A busy day at Temi tea factory.
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By Bappaditya Paul

Gangtok: One man’s loss is another man’s gain is an old adage that has come true this time around in the tea industry of Darjeeling-Sikkim region!

The political unrest in Darjeeling and Dooars last year had kept the tea gardens closed for nearly four months. This caused huge losses not only to the Darjeeling tea industry but pushed the tea workers to a hand-to-mouth situation.

To ensure two square meals for themselves and their families, a section of the tea workers from Darjeeling-Dooars region migrated to Temi ~ the only tea garden in Sikkim famous for its organic tea. Owned by the Sikkim government, Temi is known for pro-labour policies.

Now, banking on the additional workforce, Temi is eyeing to increase its production at least by 20 metric tons this fiscal year. Interestingly, this at a time when Darjeeling tea industry is staring at a dip in production this season due to absenteeism by workers, The Telegraph reported.

“In 2017-18, we produced about 80 metric tons tea and mopped up revenue of Rs 6-crore. Now that we have some 120 additional workers from Darjeeling-Dooars region in the workforce, we have set a target of taking the production to 100 metric tons this year,” says Mrinalini Shrivastava, the managing director of Temi tea.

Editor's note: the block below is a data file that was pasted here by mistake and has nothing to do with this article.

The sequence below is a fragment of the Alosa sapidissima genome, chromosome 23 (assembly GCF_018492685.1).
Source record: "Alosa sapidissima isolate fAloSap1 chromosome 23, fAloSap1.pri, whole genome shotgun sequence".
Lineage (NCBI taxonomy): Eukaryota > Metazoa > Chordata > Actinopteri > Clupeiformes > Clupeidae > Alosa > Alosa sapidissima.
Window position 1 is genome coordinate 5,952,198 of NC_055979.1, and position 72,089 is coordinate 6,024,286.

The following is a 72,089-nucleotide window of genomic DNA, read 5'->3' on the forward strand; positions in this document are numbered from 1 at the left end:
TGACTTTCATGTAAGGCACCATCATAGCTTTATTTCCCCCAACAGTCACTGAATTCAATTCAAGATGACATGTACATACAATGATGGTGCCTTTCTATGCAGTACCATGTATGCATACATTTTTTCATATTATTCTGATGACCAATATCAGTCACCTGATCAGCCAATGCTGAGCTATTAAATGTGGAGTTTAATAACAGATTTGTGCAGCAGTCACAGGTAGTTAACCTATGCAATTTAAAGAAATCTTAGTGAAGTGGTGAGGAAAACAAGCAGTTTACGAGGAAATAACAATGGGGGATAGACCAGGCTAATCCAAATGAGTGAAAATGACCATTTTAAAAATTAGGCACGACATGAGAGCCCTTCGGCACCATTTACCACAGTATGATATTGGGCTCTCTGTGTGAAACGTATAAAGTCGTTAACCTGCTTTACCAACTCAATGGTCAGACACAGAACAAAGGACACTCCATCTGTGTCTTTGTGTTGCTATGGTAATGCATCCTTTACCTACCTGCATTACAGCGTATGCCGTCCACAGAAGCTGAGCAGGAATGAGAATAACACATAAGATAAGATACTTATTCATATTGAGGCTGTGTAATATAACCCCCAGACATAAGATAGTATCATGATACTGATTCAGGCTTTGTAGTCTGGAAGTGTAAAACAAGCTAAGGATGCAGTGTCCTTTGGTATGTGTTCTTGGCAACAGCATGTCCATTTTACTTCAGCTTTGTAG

Shrivastava, who is an IPS officer by training, says that they were initially skeptical about how long the workers from Bengal will hang around at Temi. Despite this, they constructed a separate cluster lodging facility for them.

“To our delight, almost all the workers returned after the winter break from December-February. One reason for this could be that we pay a daily wage of Rs 300, which much higher than the pay in Bengal tea gardens,” the Temi MD says.

MD Mrinalini Shrivastava (left) at the tea tasting lab at Temi.

The cash component in the daily wage of a tea worker in Darjeeling is around Rs 150. They get additional benefits such as ration and treatment facility.

Shrivastava also points out that Temi does not make discrimination between the Sikkim workers and those from outside as regards welfare measures.

“The only sentiment of our indigenous workforce is that outsiders must not be accorded the status of a permanent employee. We find no qualms in this as a casual worker at Temi gets wage and benefits similar to the permanent ones.”

Temi tea last year fetched an average price of Rs 800-Rs1,000 a kg at the auction. Its first flush sold up to Rs 4,500 a kg. Meeting the additional production target may fetch it a higher price as the supply will become steady and get expanded to more cities in India.

Temi tea garden is spread over 210 hectares of land in South Sikkim district. Out of this, 177 hectares are under plantation. The distance of the garden is 56 km from Gangtok and 117 km from Siliguri.

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